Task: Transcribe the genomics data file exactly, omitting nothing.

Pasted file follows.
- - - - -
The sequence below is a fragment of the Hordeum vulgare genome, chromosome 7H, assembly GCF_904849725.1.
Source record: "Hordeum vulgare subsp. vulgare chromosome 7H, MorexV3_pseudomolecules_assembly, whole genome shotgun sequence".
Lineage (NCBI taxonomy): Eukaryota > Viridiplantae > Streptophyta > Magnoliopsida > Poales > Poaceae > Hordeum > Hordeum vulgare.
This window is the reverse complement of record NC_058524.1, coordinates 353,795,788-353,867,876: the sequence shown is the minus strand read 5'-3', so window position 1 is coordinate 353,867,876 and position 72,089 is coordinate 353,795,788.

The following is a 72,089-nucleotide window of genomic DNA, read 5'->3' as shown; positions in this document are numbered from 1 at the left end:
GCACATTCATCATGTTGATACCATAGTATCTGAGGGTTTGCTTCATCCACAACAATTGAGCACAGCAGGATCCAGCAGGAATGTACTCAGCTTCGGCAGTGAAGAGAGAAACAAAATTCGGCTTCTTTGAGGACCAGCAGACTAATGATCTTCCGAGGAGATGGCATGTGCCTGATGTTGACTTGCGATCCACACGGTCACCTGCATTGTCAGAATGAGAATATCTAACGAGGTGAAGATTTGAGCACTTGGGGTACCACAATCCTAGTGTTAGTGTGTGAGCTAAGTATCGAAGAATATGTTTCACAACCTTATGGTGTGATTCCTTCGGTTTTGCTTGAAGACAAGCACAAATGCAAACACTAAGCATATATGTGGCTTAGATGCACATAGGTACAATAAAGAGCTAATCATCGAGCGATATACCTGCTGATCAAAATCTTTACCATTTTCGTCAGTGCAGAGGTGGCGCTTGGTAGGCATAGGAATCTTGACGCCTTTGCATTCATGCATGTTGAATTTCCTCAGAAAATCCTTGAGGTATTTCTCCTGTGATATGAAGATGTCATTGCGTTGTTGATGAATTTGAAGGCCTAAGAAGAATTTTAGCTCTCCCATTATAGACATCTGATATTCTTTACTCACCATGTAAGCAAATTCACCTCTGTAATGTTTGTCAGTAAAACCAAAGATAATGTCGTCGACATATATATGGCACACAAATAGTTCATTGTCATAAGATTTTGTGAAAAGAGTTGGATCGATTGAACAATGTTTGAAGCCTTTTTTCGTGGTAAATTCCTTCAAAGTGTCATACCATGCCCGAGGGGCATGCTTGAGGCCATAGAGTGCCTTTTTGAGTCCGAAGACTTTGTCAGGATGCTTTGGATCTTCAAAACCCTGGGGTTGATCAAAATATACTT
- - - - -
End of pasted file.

The sequence below is a fragment of the Hordeum vulgare genome, chromosome 7H, assembly GCF_904849725.1.
Source record: "Hordeum vulgare subsp. vulgare chromosome 7H, MorexV3_pseudomolecules_assembly, whole genome shotgun sequence".
Lineage (NCBI taxonomy): Eukaryota > Viridiplantae > Streptophyta > Magnoliopsida > Poales > Poaceae > Hordeum > Hordeum vulgare.
This window is the reverse complement of record NC_058524.1, coordinates 353,795,788-353,867,876: the sequence shown is the minus strand read 5'-3', so window position 1 is coordinate 353,867,876 and position 72,089 is coordinate 353,795,788.

The following is a 72,089-nucleotide window of genomic DNA, read 5'->3' as shown; positions in this document are numbered from 1 at the left end:
GCACATTCATCATGTTGATACCATAGTATCTGAGGGTTTGCTTCATCCACAACAATTGAGCACAGCAGGATCCAGCAGGAATGTACTCAGCTTCGGCAGTGAAGAGAGAAACAAAATTCGGCTTCTTTGAGGACCAGCAGACTAATGATCTTCCGAGGAGATGGCATGTGCCTGATGTTGACTTGCGATCCACACGGTCACCTGCATTGTCAGAATGAGAATATCTAACGAGGTGAAGATTTGAGCACTTGGGGTACCACAATCCTAGTGTTAGTGTGTGAGCTAAGTATCGAAGAATATGTTTCACAACCTTATGGTGTGATTCCTTCGGTTTTGCTTGAAGACAAGCACAAATGCAAACACTAAGCATATATGTGGCTTAGATGCACATAGGTACAATAAAGAGCTAATCATCGAGCGATATACCTGCTGATCAAAATCTTTACCATTTTCGTCAGTGCAGAGGTGGCGCTTGGTAGGCATAGGAATCTTGACGCCTTTGCATTCATGCATGTTGAATTTCCTCAGAAAATCCTTGAGGTATTTCTCCTGTGATATGAAGATGTCATTGCGTTGTTGATGAATTTGAAGGCCTAAGAAGAATTTTAGCTCTCCCATTATAGACATCTGATATTCTTTACTCACCATGTAAGCAAATTCACCTCTGTAATGTTTGTCAGTAAAACCAAAGATAATGTCGTCGACATATATATGGCACACAAATAGTTCATTGTCATAAGATTTTGTGAAAAGAGTTGGATCGATTGAACAATGTTTGAAGCCTTTTTTCGTGGTAAATTCCTTCAAAGTGTCATACCATGCCCGAGGGGCATGCTTGAGGCCATAGAGTGCCTTTTTGAGTCCGAAGACTTTGTCAGGATGCTTTGGATCTTCAAAACCCTGGGGTTGATCAAAATATACTT